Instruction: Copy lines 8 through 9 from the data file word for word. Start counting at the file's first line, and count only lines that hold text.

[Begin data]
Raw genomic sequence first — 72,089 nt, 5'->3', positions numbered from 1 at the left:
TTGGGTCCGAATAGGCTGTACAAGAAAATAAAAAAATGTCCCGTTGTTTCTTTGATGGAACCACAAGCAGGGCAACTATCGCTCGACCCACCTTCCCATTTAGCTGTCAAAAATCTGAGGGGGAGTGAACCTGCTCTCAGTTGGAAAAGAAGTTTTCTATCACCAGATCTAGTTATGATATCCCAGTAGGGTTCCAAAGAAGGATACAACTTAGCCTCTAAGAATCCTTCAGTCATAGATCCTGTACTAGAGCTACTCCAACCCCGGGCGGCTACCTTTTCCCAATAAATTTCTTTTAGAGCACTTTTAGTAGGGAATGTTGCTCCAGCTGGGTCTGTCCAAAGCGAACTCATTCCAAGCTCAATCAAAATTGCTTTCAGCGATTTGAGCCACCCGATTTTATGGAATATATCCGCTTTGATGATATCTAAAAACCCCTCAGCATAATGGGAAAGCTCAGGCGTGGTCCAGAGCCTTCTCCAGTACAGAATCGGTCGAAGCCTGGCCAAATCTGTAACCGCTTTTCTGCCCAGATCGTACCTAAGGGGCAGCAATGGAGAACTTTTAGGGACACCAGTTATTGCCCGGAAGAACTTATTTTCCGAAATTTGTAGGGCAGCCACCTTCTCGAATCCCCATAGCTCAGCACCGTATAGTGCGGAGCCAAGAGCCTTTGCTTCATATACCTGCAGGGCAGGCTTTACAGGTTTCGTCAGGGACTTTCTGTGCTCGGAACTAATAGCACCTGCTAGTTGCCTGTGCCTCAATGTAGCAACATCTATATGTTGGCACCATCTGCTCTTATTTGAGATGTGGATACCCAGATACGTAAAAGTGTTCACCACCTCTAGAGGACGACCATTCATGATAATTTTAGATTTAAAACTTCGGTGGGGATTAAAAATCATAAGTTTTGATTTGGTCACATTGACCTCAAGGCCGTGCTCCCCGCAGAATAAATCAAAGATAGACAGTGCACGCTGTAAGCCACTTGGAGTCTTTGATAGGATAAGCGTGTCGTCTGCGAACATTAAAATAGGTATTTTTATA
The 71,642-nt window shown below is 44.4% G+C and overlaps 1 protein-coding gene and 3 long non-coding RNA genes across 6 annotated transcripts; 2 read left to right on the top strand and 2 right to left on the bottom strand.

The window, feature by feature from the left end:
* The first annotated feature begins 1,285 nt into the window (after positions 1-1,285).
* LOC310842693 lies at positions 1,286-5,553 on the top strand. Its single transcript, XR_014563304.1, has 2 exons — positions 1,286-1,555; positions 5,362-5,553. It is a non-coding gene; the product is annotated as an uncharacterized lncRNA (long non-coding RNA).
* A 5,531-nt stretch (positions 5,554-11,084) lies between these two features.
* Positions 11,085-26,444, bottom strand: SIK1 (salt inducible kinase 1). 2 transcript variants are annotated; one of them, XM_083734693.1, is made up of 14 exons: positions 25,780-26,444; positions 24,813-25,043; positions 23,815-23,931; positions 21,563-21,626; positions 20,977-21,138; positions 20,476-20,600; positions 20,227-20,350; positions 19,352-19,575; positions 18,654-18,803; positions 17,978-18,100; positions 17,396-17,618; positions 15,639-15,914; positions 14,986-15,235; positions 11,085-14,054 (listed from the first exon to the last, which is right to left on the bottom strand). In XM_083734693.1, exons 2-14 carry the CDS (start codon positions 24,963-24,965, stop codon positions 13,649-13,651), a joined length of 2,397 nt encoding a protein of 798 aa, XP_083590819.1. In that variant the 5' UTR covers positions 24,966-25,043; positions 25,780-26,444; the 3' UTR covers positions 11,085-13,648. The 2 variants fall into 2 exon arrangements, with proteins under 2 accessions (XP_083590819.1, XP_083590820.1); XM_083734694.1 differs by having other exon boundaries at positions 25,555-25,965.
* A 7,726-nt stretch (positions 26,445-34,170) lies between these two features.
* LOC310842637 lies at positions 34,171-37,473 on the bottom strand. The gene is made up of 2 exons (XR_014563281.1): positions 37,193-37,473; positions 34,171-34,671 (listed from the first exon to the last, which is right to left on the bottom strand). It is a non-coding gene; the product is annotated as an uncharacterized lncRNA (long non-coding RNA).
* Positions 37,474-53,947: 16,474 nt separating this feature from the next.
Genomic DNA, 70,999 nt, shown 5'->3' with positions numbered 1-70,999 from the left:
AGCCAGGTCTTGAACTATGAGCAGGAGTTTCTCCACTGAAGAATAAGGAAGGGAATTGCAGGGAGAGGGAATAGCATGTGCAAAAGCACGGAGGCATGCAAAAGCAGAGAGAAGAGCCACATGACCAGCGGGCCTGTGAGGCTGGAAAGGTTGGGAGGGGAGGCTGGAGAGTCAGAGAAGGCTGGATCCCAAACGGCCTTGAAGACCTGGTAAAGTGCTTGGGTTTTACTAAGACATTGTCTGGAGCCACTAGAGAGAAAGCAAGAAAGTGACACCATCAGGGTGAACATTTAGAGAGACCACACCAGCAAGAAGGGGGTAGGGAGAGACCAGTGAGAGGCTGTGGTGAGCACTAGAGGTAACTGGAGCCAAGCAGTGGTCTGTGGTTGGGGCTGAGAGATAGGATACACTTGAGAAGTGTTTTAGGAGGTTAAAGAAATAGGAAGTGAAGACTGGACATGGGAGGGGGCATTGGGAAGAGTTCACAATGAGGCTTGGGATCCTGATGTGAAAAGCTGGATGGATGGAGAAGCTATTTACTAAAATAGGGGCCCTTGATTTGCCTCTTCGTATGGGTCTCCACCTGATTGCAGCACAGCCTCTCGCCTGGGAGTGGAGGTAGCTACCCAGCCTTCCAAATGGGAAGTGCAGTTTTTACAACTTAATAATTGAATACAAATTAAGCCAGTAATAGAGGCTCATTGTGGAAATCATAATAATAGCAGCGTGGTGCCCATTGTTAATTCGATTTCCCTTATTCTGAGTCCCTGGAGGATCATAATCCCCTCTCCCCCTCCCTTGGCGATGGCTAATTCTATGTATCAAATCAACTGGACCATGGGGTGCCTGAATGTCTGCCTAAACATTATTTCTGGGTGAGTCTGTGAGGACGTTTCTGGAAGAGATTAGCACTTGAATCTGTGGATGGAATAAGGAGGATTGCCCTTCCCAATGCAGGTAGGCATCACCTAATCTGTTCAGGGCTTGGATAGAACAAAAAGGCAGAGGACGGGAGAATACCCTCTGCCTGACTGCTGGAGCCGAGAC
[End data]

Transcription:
* Positions 11,085-26,444, bottom strand: SIK1 (salt inducible kinase 1). 2 transcript variants are annotated; one of them, XM_083734693.1, is made up of 14 exons: positions 25,780-26,444; positions 24,813-25,043; positions 23,815-23,931; positions 21,563-21,626; positions 20,977-21,138; positions 20,476-20,600; positions 20,227-20,350; positions 19,352-19,575; positions 18,654-18,803; positions 17,978-18,100; positions 17,396-17,618; positions 15,639-15,914; positions 14,986-15,235; positions 11,085-14,054 (listed from the first exon to the last, which is right to left on the bottom strand). In XM_083734693.1, exons 2-14 carry the CDS (start codon positions 24,963-24,965, stop codon positions 13,649-13,651), a joined length of 2,397 nt encoding a protein of 798 aa, XP_083590819.1. In that variant the 5' UTR covers positions 24,966-25,043; positions 25,780-26,444; the 3' UTR covers positions 11,085-13,648. The 2 variants fall into 2 exon arrangements, with proteins under 2 accessions (XP_083590819.1, XP_083590820.1); XM_083734694.1 differs by having other exon boundaries at positions 25,555-25,965.
* A 7,726-nt stretch (positions 26,445-34,170) lies between these two features.